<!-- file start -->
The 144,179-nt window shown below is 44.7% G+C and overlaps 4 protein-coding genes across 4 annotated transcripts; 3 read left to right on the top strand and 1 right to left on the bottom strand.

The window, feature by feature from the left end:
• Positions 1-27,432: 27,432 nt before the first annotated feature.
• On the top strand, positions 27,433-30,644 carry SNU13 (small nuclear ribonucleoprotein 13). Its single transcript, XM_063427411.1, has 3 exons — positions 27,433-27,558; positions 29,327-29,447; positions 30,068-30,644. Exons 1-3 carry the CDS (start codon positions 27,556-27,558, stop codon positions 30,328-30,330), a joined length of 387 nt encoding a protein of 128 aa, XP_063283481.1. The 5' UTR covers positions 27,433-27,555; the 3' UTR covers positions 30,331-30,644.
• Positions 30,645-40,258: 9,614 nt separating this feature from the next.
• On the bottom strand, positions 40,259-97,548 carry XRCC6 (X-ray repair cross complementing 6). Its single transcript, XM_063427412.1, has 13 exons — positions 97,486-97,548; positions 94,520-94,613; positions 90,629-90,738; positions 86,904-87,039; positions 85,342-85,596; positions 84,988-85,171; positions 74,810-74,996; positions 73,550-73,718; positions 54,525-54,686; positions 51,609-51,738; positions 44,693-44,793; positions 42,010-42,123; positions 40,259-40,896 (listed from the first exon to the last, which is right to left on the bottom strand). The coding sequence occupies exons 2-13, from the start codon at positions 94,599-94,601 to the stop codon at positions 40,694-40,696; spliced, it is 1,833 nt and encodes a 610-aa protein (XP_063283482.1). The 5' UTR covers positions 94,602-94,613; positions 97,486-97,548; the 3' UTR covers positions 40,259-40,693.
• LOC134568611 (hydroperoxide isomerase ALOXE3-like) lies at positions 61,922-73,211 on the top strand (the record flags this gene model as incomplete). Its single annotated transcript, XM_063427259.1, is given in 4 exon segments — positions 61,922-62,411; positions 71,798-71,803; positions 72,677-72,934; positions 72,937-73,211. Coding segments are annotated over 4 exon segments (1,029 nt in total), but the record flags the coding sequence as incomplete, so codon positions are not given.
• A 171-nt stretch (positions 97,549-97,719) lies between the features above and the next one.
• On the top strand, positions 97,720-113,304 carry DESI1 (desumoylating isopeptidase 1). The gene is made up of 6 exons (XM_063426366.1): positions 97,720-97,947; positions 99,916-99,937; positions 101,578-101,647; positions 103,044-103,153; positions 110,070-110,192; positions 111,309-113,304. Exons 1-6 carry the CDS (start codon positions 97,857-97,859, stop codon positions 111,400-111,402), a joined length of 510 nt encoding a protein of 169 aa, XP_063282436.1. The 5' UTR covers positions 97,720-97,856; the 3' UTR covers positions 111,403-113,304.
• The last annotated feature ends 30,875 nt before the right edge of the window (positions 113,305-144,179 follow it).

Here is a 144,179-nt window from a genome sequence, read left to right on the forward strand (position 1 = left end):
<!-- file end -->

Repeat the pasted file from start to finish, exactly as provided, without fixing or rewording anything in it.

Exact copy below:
The 144,179-nt window shown below is 44.7% G+C and overlaps 4 protein-coding genes across 4 annotated transcripts; 3 read left to right on the top strand and 1 right to left on the bottom strand.

The window, feature by feature from the left end:
• Positions 1-27,432: 27,432 nt before the first annotated feature.
• On the top strand, positions 27,433-30,644 carry SNU13 (small nuclear ribonucleoprotein 13). Its single transcript, XM_063427411.1, has 3 exons — positions 27,433-27,558; positions 29,327-29,447; positions 30,068-30,644. Exons 1-3 carry the CDS (start codon positions 27,556-27,558, stop codon positions 30,328-30,330), a joined length of 387 nt encoding a protein of 128 aa, XP_063283481.1. The 5' UTR covers positions 27,433-27,555; the 3' UTR covers positions 30,331-30,644.
• Positions 30,645-40,258: 9,614 nt separating this feature from the next.
• On the bottom strand, positions 40,259-97,548 carry XRCC6 (X-ray repair cross complementing 6). Its single transcript, XM_063427412.1, has 13 exons — positions 97,486-97,548; positions 94,520-94,613; positions 90,629-90,738; positions 86,904-87,039; positions 85,342-85,596; positions 84,988-85,171; positions 74,810-74,996; positions 73,550-73,718; positions 54,525-54,686; positions 51,609-51,738; positions 44,693-44,793; positions 42,010-42,123; positions 40,259-40,896 (listed from the first exon to the last, which is right to left on the bottom strand). The coding sequence occupies exons 2-13, from the start codon at positions 94,599-94,601 to the stop codon at positions 40,694-40,696; spliced, it is 1,833 nt and encodes a 610-aa protein (XP_063283482.1). The 5' UTR covers positions 94,602-94,613; positions 97,486-97,548; the 3' UTR covers positions 40,259-40,693.
• LOC134568611 (hydroperoxide isomerase ALOXE3-like) lies at positions 61,922-73,211 on the top strand (the record flags this gene model as incomplete). Its single annotated transcript, XM_063427259.1, is given in 4 exon segments — positions 61,922-62,411; positions 71,798-71,803; positions 72,677-72,934; positions 72,937-73,211. Coding segments are annotated over 4 exon segments (1,029 nt in total), but the record flags the coding sequence as incomplete, so codon positions are not given.
• A 171-nt stretch (positions 97,549-97,719) lies between the features above and the next one.
• On the top strand, positions 97,720-113,304 carry DESI1 (desumoylating isopeptidase 1). The gene is made up of 6 exons (XM_063426366.1): positions 97,720-97,947; positions 99,916-99,937; positions 101,578-101,647; positions 103,044-103,153; positions 110,070-110,192; positions 111,309-113,304. Exons 1-6 carry the CDS (start codon positions 97,857-97,859, stop codon positions 111,400-111,402), a joined length of 510 nt encoding a protein of 169 aa, XP_063282436.1. The 5' UTR covers positions 97,720-97,856; the 3' UTR covers positions 111,403-113,304.
• The last annotated feature ends 30,875 nt before the right edge of the window (positions 113,305-144,179 follow it).

Here is a 144,179-nt window from a genome sequence, read left to right on the forward strand (position 1 = left end):